|Publication number||US7155375 B1|
|Application number||US 10/071,466|
|Publication date||Dec 26, 2006|
|Filing date||Feb 8, 2002|
|Priority date||Sep 17, 2001|
|Publication number||071466, 10071466, US 7155375 B1, US 7155375B1, US-B1-7155375, US7155375 B1, US7155375B1|
|Inventors||Attilio Rimoldi, Gian Paolo Bassi|
|Export Citation||BiBTeX, EndNote, RefMan|
|Patent Citations (23), Non-Patent Citations (4), Referenced by (13), Classifications (15), Legal Events (7)|
|External Links: USPTO, USPTO Assignment, Espacenet|
This application claims the benefit of U.S. Provisional Application No. 60/323,215, filed Sep. 17, 2001.
The present invention relates to the field of computer-aided design (CAD) of physical parts and assemblies; more particularly, the present invention relates to designing objects using design intent merge.
A typical computer-aided design (CAD) system employed in engineering contexts uses a geometry-oriented approach to define and represent engineering information. As a result, a designer is required to perform a number of low-level geometric operations in order to produce a final digital model of a desired product. In other words, the designer has to focus on the details of geometry creation rather than the required functionality of the product.
In addition, conventional CAD systems use a rigid history-based modeling approach that creates dependency between the operations performed by the designer when creating a digital model. That is, an earlier operation may influence subsequent operations or, alternatively, a subsequent operation may obliterate the functionality of a prior operation. This order dependent nature of feature operations makes it difficult for the designer to apply any modification to the digital model or correct mistakes occurred early in the design process.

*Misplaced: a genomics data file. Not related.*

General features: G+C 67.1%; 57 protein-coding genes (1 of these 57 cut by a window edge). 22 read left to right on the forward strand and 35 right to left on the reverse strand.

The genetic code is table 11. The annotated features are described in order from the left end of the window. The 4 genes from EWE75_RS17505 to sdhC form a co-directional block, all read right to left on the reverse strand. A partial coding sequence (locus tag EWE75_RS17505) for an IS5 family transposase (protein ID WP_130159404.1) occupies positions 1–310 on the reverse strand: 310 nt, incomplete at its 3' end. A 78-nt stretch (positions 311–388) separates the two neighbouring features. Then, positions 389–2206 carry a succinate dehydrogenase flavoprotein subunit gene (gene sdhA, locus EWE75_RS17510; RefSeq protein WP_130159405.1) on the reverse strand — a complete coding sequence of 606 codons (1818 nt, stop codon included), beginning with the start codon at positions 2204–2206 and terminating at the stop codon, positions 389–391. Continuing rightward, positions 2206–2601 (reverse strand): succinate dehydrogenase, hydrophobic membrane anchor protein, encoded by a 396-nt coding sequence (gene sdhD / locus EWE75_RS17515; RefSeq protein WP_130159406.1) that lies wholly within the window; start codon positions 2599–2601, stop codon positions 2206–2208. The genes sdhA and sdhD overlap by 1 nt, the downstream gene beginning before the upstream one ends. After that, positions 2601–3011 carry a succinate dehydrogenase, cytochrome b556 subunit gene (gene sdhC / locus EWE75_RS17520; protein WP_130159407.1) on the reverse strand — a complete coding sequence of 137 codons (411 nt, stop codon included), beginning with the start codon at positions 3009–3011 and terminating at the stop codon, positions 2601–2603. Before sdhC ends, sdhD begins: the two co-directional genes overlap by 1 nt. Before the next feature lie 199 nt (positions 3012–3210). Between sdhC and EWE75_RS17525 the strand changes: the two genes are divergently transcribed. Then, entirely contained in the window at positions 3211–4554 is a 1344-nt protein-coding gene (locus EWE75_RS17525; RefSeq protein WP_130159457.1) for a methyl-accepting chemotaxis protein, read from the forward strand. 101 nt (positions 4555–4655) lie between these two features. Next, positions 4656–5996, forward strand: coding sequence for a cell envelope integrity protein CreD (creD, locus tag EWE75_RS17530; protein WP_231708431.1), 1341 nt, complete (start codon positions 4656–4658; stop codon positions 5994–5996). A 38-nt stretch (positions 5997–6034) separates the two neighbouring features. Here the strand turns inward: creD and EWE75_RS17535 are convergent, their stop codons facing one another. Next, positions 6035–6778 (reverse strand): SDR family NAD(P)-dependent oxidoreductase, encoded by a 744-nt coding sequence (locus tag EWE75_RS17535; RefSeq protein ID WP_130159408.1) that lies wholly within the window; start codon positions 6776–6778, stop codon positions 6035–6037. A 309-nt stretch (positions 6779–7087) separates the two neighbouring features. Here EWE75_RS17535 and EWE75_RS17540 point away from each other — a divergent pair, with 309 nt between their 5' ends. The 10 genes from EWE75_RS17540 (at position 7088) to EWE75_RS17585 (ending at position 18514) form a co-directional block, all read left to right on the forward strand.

Further, conventional CAD systems do not allow members of a product development team to work together simultaneously, regardless of their location or role, in order to create and finalize product definitions. Instead, current design intent collaborative practices are based on serial collaboration, in which copies of digital product files are passed back and forth among development team members who must wait to get these copies back before they can make or even suggest design refinements.
A method and apparatus for merging design intent of multiple designers with respect to a digital model of an object are described. According to one aspect of the present invention, the method includes receiving data concerning a change to the digital model performed by a fist designer. The method further includes analyzing the data concerning the change performed by the first designer and data concerning a digital model version created by a second designer, and integrating the change performed by the first designer into the digital model version created by the second designer.
Other features of the present invention will be apparent from the accompanying drawings and from the detailed description that follows.
The present invention will be understood more fully from the detailed description given below and from the accompanying drawings of various embodiments of the invention, which, however, should not be taken to limit the invention to the specific embodiments, but are for explanation and understanding only.
A method and system for designing objects using design intent merge are described. In the following description, numerous details are set forth. It will be apparent, however, to one skilled in the art, that the present invention may be practiced without these specific details. In other instances, well-known structures and devices are shown in block diagram form, rather than in detail, in order to avoid obscuring the present invention.